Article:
Multifamily developers continue to dive into the hot single-family build-to-rent (BTR) sector, citing that the demand drivers and operations are similar to traditional apartment communities.
However, speakers on the “Tracking the Build-to-Rent Evolution” panel—moderated by Kimberly Byrum, managing principal, multifamily, at Zonda—at the MFE Leadership Summit in early March cautioned that there are challenges to overcome with purpose-built single-family rental communities, with the sector still somewhat in its infancy.
“Based on our research, we really believe that the demand drivers for single-family rental properties, particularly for these [purpose-built] communities, are really not that different than multifamily demand drivers,” said Christopher Finlay, founder and CEO of Middleburg, which develops both multifamily and single-family purpose-built communities. “So this idea that you're going to buy a bunch of houses 45 minutes outside of a metropolitan area, and that's going to leverage the growth in that market, I think is a little bit displaced. We look at ratios of 20-minute rush hour drive times, and that tends to be where we see the greatest amount of demand. We have a saying that people drive to own, and they don't drive to rent.”
Middleburg launched The Hamlet brand to satisfy the growing demand for single-family rental properties in high-growth Southeastern markets. Its approach is a single-platted community with six to eight units per acre for a total of 200 to 300 units. While it doesn’t feature a 12,000-square-foot clubhouse, Finlay said the community model is a little more utilitarian but very tech enabled, with self-guided tours, smart locks, and other smart-home technology.
“The big amenity for somebody in this type of community is to be able to go outside. So we've tried to be thoughtful and not overprogram,” he said. “For us, grill areas, fire pits, and dog areas are really the three big entities that we try to hit.”
In addition to its Authentix and Springs Apartments brands, Continental Properties launched Aventerra Homes, which combines the flexibility and convenience of an apartment with the privacy and comfort of a single-family home.Aventerra offers one- to four-bedrooms home with or without a garage.
“We approach this very much as an appendage of the model that we already have that is working and functioning very well in the multifamily space; we see very similar demographics with the renter profiles,” said Sara Johnson, vice president of development at Continental Properties. “And it's really just leaning into those residents that are looking for a little more privacy. They may be renters by choice but don't appreciate the noise if they have shared walls with customers that share the home next to them.”
Continental has four communities under construction and another two in the approval phase. In terms of amenities, Johnson said the company is focusing on community areas that can be flexible. “We don't want to overprogram the areas until we can really get in and see what those customers are looking to experience.”
In terms of demographics, Finlay and Johnson both said they are seeing a diverse group of renters for the BTR product.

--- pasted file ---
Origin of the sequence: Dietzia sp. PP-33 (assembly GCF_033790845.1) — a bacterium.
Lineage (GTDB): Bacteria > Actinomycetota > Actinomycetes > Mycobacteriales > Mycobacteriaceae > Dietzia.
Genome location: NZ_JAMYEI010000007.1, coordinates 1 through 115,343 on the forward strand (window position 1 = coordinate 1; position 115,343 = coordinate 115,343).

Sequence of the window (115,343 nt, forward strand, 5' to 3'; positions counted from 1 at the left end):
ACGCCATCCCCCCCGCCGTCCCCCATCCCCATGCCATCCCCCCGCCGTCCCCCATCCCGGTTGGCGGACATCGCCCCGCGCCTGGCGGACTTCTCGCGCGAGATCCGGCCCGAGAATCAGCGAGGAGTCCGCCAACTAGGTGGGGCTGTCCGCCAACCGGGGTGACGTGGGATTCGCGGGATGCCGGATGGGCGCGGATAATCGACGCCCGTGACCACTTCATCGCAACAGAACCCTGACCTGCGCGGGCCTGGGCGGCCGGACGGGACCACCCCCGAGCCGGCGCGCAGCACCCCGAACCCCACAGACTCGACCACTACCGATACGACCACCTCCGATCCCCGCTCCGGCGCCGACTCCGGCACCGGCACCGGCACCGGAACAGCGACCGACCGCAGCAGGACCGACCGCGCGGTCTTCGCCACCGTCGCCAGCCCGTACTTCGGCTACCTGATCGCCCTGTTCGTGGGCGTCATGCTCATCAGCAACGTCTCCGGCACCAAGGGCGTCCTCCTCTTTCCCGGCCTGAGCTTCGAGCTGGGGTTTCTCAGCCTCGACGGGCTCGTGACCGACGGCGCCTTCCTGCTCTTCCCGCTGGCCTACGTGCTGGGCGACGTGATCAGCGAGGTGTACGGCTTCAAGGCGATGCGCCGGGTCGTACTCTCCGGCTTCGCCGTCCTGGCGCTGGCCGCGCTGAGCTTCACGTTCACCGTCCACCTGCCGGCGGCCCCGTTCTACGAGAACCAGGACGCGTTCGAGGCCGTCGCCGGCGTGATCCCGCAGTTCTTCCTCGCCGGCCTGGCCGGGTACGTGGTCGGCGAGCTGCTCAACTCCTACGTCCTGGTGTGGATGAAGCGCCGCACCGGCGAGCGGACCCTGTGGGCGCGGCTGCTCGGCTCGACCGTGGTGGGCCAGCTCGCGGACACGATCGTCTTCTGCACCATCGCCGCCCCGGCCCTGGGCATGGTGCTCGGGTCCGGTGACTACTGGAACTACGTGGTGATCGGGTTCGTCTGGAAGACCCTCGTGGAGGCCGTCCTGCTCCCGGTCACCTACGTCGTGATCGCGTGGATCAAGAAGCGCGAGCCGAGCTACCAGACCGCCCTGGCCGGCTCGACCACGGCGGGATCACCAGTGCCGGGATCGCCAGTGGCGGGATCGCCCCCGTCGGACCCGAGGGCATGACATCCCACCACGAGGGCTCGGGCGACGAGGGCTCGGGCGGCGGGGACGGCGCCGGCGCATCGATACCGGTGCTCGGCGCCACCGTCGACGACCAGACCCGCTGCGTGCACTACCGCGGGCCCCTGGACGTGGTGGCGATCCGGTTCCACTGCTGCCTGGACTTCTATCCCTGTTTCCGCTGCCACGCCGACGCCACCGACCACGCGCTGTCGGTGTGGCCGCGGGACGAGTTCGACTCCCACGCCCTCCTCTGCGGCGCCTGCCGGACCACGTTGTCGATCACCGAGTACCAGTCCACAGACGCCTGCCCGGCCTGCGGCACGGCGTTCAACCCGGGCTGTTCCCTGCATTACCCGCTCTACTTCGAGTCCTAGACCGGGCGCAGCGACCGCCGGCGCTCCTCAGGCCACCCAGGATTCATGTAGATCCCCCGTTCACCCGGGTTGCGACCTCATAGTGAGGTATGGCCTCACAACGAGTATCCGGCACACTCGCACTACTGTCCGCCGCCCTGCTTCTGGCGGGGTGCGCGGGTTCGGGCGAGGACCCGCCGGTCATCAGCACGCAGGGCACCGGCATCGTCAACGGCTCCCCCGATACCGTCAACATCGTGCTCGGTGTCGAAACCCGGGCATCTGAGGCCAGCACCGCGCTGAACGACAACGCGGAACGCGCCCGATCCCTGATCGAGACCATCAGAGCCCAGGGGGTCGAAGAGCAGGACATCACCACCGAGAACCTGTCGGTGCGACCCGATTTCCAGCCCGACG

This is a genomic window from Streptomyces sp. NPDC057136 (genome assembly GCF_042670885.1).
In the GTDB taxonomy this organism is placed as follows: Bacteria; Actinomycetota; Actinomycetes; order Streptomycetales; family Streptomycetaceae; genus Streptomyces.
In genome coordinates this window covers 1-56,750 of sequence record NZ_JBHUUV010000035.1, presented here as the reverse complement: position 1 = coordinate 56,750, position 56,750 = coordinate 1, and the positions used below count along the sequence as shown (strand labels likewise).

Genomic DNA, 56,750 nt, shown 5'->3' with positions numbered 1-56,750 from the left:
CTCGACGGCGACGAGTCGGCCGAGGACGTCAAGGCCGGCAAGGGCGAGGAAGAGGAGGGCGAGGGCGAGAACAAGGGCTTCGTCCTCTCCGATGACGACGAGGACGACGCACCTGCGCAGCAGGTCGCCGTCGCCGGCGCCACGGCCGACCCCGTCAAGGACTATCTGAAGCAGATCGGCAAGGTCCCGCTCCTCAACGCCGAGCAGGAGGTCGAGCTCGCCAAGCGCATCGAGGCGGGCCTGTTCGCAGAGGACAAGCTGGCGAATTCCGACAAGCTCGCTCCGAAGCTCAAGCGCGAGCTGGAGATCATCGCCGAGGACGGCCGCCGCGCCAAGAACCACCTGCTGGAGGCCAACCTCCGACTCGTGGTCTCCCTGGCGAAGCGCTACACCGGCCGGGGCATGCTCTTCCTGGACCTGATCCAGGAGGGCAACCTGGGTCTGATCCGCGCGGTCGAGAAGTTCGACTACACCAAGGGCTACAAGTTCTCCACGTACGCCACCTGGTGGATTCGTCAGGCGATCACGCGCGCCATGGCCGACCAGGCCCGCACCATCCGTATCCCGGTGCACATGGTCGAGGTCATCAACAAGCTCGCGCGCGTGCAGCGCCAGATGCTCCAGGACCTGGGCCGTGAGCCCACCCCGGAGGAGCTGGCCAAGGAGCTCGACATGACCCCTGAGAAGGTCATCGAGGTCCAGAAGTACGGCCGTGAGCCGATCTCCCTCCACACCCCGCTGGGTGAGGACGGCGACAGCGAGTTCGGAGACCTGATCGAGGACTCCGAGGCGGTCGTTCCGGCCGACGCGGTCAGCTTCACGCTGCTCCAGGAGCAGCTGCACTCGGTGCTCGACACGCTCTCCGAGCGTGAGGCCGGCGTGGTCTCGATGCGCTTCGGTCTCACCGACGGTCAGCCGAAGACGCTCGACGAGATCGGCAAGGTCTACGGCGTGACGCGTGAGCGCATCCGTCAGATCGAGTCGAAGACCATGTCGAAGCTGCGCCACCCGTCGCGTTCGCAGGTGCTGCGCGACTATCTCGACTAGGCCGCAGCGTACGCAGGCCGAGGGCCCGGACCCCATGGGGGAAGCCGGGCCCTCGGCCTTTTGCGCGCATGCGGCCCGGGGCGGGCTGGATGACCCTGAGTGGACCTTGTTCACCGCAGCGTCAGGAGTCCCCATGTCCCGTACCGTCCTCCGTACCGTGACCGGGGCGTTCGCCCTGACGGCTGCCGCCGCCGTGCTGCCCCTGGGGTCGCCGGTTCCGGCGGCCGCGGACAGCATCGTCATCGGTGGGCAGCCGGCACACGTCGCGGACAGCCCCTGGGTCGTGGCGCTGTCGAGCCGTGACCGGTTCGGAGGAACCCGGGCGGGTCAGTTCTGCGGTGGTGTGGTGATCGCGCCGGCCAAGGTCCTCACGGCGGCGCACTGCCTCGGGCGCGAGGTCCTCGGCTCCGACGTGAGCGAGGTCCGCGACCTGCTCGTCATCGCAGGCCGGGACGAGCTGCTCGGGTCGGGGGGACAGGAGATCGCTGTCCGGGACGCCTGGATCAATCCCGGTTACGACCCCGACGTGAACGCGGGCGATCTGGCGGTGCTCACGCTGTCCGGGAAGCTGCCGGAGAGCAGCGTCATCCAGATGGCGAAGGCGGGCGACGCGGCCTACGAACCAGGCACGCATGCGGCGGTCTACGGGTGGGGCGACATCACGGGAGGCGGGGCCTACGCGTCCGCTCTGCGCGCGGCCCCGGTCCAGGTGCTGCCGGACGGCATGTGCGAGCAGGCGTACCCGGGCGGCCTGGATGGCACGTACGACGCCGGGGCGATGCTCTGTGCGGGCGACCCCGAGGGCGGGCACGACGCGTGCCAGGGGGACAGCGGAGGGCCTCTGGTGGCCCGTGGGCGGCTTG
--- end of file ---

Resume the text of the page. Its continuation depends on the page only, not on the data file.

“We've got renters by need and renters by choice, and we're seeing a lot of young professionals as well as empty nesters—those who are looking for a lock-and-leave lifestyle,” said Johnson.
Finlay added that it’s important to have a variety of different unit types and options so that people can find what they're looking for. “You have everyone from somebody who just graduated high school or trade school and has a really good job to somebody who's a retiree and making a lot of money still and everybody in between,” he said.
While Finlay told the audience his firm has been pleased with the finished products, he added that it has been difficult to develop the homes because of the slew of issues cropping up with the product type being so new and officials being unsure whether it’s single-family or multifamily.
“It looks good on paper, but then the municipalities don't know how to entitle it, they don't know what the zoning is, they don’t know what the setbacks are, and they don’t know what the building code is. … The fire marshal doesn’t know if it should be sprinklered or not sprinklered. Do you do ADA or not ADA? I mean, the list just goes on,” Finlay said. “And then your subcontractors that are building it, they don't know if it's single family or it’s multifamily. It's been a challenge to actually execute.”
Johnson added that you really need to take the time on the front end to educate politicians and external stakeholders about the product before you make that formal submittal.
“You’re going to get in front of a city council, and they're going to see it looks and feels like single-family, and that's where the questioning comes in,” she said. “So you really have to hold their hands through the process. We use catchy phrases, like ‘you don't even have to change a lightbulb,’ and we really emphasize that maintenance-free lifestyle that our residents would be coming in to experience to help get the stakeholders sold and on board.”
Finlay agreed, saying that’s a big sales pitch for municipalities once they understand that a management company will be maintaining and taking care of the community.